Digital communication tools are a constant source of workplace strife

A new poll of 4,000 knowledge workers in the UK, US, Germany and Australia suggests that digital communication tools are a constant source of strife in the workplaceA new poll of 4,000 knowledge workers in the UK, US, Germany and Australia suggests that digital communication tools are a constant source of strife in the workplace, especially between different generations of people. The poll from the Adapatavist Group, Mind the generational gap, was co-authored by Dr. Eliza Filby, a Historian of Generational Evolution. With half of companies now employing three or more generations, the report claims to reveal a pressing need for clear digital communication guidelines to support effective collaboration and workplace efficiency among diverse age groups. While highlighting areas of intergenerational friction, it also revealed large areas of mutual understanding and cooperation.

Dr Filby says, “With an ageing workforce and up to four generations in today’s workplace, managing and leveraging generational differences is essential for any forward-thinking business. Every age group has grown up with tech that feels native, from the gramophone to the telephone to Alexa. But it’s also inevitable that every generation struggles with new technologies that can feel alien. Just watch Gen Alpha integrate ChatGPT into their homework and share AI-generated deepfakes, which means they will not trust anything—they’ll have habits that make Gen Z feel old.”

  • Lost in translation: 90 percent of teams report conflicts over digital tools, with 60 percent acknowledging these disagreements hamper productivity and collaboration. Digital communication is also rife with confusion—misinterpretations of tone or context 43 percent, mismatched response time expectations 33 percent, and confusion over digital expressions like emojis 33 percent all underline the need for clearer digital communication standards.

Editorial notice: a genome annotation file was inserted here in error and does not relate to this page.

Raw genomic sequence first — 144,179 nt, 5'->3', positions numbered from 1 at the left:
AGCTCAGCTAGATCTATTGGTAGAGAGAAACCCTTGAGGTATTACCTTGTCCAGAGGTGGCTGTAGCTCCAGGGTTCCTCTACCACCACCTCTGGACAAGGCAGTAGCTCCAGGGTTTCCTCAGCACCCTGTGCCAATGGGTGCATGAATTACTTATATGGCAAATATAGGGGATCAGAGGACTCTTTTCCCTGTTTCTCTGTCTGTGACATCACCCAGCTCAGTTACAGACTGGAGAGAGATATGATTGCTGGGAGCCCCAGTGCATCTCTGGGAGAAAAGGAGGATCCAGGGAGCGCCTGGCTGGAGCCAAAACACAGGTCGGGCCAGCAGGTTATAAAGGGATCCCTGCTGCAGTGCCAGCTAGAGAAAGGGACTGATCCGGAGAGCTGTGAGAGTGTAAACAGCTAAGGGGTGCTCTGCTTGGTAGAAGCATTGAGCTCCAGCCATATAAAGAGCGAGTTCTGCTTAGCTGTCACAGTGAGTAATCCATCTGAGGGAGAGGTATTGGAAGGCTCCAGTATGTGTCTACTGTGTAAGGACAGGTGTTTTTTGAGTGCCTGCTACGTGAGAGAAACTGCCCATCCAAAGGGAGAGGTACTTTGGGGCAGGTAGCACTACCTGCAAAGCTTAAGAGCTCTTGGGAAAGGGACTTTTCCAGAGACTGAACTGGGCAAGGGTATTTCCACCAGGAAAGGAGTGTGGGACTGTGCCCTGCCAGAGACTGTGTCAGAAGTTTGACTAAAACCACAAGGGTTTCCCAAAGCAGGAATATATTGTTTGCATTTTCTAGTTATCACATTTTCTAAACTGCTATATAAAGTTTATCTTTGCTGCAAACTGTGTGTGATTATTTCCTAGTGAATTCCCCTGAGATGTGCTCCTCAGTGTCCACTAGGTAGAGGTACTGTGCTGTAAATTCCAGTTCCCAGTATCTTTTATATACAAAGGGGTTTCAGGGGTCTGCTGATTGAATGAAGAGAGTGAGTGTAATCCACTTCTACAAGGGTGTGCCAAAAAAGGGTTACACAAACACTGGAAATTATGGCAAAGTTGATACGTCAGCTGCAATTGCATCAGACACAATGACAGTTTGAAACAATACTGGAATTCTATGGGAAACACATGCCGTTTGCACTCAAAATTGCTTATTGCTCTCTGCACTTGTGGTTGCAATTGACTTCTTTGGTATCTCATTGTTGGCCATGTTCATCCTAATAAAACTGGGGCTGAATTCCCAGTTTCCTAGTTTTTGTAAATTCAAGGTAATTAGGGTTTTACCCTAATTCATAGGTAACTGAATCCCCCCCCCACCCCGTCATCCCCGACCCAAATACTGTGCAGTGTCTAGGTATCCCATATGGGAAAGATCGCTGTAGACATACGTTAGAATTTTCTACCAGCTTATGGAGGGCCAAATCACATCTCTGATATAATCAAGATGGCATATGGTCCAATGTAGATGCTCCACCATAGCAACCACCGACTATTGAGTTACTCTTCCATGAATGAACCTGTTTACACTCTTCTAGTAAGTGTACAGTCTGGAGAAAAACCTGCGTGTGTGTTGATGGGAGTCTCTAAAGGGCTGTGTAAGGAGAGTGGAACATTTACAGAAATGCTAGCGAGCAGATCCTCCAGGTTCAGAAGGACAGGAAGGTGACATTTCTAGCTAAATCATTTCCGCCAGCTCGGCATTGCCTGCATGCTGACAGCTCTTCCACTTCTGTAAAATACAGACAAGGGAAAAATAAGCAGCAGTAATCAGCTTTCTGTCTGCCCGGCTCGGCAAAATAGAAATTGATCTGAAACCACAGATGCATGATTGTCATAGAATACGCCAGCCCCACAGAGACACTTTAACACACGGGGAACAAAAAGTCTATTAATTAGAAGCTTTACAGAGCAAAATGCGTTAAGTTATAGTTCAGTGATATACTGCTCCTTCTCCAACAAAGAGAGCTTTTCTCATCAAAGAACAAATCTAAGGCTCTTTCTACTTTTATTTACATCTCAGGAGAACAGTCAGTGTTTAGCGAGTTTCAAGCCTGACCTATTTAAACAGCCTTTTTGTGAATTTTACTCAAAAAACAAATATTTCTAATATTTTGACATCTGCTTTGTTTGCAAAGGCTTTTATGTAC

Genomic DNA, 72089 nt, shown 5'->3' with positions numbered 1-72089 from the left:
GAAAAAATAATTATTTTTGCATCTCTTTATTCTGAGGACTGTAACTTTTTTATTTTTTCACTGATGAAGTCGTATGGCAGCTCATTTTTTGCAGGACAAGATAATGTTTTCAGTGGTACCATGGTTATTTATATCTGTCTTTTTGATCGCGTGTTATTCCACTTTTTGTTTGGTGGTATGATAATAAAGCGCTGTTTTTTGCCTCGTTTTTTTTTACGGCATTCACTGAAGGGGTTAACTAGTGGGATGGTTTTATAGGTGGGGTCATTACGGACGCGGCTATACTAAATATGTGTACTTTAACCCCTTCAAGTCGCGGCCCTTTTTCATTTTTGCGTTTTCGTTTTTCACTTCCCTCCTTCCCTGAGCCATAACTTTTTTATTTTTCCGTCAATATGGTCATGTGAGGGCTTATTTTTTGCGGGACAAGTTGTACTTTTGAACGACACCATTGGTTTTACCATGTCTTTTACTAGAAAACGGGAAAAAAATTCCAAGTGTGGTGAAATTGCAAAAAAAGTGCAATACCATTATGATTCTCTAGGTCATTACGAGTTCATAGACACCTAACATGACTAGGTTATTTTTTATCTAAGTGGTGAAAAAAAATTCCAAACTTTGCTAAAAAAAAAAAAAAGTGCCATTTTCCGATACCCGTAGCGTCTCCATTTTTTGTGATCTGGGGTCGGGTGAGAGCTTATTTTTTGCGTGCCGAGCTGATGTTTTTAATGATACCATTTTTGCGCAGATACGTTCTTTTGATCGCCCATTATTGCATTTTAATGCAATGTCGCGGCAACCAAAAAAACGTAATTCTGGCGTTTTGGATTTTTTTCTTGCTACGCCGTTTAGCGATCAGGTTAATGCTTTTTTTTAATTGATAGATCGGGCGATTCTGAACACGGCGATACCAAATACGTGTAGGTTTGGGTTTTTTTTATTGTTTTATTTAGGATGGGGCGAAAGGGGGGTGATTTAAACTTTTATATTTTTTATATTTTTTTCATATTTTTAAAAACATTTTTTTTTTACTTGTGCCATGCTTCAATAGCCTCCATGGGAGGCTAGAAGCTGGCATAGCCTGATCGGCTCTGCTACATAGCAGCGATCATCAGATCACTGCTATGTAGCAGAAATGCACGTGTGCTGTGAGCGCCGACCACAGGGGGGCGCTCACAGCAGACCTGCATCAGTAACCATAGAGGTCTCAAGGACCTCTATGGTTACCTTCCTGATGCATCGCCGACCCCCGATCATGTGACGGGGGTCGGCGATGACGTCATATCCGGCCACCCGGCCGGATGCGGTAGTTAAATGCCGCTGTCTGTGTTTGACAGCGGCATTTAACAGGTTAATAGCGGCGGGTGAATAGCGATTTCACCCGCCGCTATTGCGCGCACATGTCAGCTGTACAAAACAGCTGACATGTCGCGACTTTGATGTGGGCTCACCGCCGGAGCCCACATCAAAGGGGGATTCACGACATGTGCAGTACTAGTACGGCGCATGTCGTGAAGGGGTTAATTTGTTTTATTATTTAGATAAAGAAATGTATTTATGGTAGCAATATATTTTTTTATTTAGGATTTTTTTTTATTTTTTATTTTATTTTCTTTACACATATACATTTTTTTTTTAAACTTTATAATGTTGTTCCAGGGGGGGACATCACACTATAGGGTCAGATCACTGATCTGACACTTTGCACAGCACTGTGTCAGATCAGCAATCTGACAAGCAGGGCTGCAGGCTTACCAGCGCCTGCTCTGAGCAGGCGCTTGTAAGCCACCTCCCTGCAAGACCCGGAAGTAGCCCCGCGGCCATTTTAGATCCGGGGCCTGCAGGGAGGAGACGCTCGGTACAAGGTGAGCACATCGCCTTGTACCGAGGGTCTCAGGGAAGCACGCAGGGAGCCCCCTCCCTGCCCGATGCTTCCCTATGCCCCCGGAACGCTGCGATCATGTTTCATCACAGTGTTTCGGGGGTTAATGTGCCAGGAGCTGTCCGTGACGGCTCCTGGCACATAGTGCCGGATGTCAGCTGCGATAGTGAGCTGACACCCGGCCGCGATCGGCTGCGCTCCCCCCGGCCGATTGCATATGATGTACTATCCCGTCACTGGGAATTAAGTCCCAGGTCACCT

• Bridging the digital divide: This divide extends to generational working styles. While 53 percent of Gen Z envy older colleagues’ phone confidence, half of workers over 50 years old are annoyed by younger colleagues’ lack of traditional tools like pens. Additionally, 47 percent of Gen Z believe older workers slow things down with dated techniques, and 65 percent claim more senior colleagues struggle with technology.
  • Digital toolbox or bloated tech stack? The digital toolbox keeps expanding, with only 7 percent reporting a reduction in tools. Both Gen Z 57 percent and older workers 40 percent are adopting more tools, signalling an across-the-board increase in engagement. This rise could represent increased innovation or a bloated tech stack from adding new tools faster than needed. However, one sign of a quality tool is longevity—email remains the number one application for 70 percent of all workers across generations.
  • AI: digital gift and generational rift: AI is the tech on everyone’s lips, and the hype is real. AI is now the most used tool for almost a quarter 24 percent of all workers. While Gen Z leads adoption at 32 percent, 12 percent of workers over 50 years old are leveraging AI platforms like ChatGPT and Claude more than any other tool. However, underlying this growing usage is deep concern – 67 percent worry AI may widen generational divides, and 70 percent believe it may accelerate Gen Z’s workplace ascendancy.
  • The human element prevails: Beneath perceived stereotypes labelling millennials as “lazy” and boomers as “bossy,” there’s a shared desire among all workers to be seen as individuals. A significant 82 percent oppose such categorisations, believing workplaces should stop supporting generational stereotypes. Furthermore, 56 percent recognise the value in generational diversity, highlighting its potential to boost creativity and productivity 60 percent. The study reveals 45 percent worry generational labels lead to damaging stereotypes, and 40 percent fear potential exclusion from being categorised by age. Older workers, in particular, express discomfort with age-based classification – 81 percent of workers 65+ and 65 percent of those aged 55-64 say dividing generations is problematic. It’s evident that ageism is a major concern, especially for more experienced employees.

Dr. Eliza Filby says, “Often, we deploy stereotyping around age in a way we would never do around sexuality, gender or race. In this individualistic age, it is not surprising that we are starting to reject such a reductive approach. Instead, understanding and unpicking differences can generate a better workplace if we make an effort to comprehend each other’s unique perspectives and understand someone born in a different time.”